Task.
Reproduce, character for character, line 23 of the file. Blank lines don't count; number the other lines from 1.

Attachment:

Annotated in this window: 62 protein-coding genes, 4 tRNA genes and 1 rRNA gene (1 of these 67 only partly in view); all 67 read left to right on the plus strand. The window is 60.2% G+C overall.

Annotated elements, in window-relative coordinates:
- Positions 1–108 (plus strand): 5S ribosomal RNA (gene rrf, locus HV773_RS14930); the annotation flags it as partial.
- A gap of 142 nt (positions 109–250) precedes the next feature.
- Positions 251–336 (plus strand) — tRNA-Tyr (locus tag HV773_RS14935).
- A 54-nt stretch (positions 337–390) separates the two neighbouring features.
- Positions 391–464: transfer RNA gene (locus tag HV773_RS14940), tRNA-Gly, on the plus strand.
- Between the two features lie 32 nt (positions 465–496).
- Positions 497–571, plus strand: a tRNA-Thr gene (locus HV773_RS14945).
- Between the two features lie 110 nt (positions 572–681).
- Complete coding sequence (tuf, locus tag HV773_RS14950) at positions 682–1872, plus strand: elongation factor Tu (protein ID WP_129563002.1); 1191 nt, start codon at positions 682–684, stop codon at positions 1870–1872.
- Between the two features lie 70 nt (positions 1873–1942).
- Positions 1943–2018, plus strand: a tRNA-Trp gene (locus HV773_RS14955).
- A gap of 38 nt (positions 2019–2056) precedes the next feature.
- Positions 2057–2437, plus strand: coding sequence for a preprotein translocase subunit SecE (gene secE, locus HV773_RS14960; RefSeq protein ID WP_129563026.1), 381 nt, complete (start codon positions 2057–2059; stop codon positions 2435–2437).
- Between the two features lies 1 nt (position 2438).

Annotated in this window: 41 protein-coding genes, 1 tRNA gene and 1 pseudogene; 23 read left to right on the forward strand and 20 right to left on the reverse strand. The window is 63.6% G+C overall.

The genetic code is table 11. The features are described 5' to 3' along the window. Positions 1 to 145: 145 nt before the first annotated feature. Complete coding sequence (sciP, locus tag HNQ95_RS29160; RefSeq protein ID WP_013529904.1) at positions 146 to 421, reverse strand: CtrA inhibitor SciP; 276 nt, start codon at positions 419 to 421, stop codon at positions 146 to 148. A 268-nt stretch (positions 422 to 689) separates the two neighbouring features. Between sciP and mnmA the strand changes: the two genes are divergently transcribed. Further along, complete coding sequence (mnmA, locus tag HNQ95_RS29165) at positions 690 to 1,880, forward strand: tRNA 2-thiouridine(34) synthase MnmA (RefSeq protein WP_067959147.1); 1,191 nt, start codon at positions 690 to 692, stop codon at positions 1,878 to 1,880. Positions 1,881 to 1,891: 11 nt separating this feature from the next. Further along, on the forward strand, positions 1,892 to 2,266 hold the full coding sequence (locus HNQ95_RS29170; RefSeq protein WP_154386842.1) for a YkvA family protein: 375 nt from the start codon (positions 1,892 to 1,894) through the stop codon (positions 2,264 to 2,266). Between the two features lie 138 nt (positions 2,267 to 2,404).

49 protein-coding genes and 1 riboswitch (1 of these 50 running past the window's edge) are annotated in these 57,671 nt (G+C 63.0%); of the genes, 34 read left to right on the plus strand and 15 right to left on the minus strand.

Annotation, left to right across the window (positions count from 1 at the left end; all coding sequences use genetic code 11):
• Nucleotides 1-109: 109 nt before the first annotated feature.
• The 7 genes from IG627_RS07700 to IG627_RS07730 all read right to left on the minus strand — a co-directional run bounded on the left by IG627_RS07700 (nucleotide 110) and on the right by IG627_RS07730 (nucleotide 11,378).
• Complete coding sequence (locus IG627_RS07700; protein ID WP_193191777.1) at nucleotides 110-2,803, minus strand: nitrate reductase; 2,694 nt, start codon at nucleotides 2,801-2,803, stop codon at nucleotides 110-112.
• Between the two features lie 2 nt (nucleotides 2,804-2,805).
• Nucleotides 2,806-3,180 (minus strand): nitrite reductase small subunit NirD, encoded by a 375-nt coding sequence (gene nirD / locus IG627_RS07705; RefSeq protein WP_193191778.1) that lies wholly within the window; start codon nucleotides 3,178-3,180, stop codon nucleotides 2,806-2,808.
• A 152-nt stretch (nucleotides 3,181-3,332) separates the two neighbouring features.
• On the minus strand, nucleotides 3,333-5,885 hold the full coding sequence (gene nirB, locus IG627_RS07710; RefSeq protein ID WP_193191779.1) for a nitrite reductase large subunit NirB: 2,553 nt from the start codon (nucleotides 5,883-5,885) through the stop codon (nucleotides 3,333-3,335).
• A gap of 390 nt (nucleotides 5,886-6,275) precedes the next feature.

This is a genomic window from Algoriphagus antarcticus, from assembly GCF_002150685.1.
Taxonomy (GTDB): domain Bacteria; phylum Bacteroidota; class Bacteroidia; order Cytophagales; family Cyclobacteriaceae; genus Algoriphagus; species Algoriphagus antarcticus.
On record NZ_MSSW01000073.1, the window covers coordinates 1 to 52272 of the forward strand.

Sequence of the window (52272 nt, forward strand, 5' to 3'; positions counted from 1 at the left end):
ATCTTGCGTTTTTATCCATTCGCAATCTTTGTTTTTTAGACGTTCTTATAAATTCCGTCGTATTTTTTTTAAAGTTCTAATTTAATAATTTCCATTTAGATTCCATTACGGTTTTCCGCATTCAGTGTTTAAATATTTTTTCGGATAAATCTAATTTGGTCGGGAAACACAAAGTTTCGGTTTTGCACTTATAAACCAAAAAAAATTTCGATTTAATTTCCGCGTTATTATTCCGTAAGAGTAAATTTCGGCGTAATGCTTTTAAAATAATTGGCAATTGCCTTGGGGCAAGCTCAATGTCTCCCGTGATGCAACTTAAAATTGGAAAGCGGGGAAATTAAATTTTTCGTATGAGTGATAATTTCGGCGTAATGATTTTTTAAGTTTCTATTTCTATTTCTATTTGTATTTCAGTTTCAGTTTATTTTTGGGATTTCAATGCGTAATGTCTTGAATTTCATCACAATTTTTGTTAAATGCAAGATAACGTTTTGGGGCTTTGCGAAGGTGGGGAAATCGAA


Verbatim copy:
• Complete coding sequence (locus IG627_RS07700; protein ID WP_193191777.1) at nucleotides 110-2,803, minus strand: nitrate reductase; 2,694 nt, start codon at nucleotides 2,801-2,803, stop codon at nucleotides 110-112.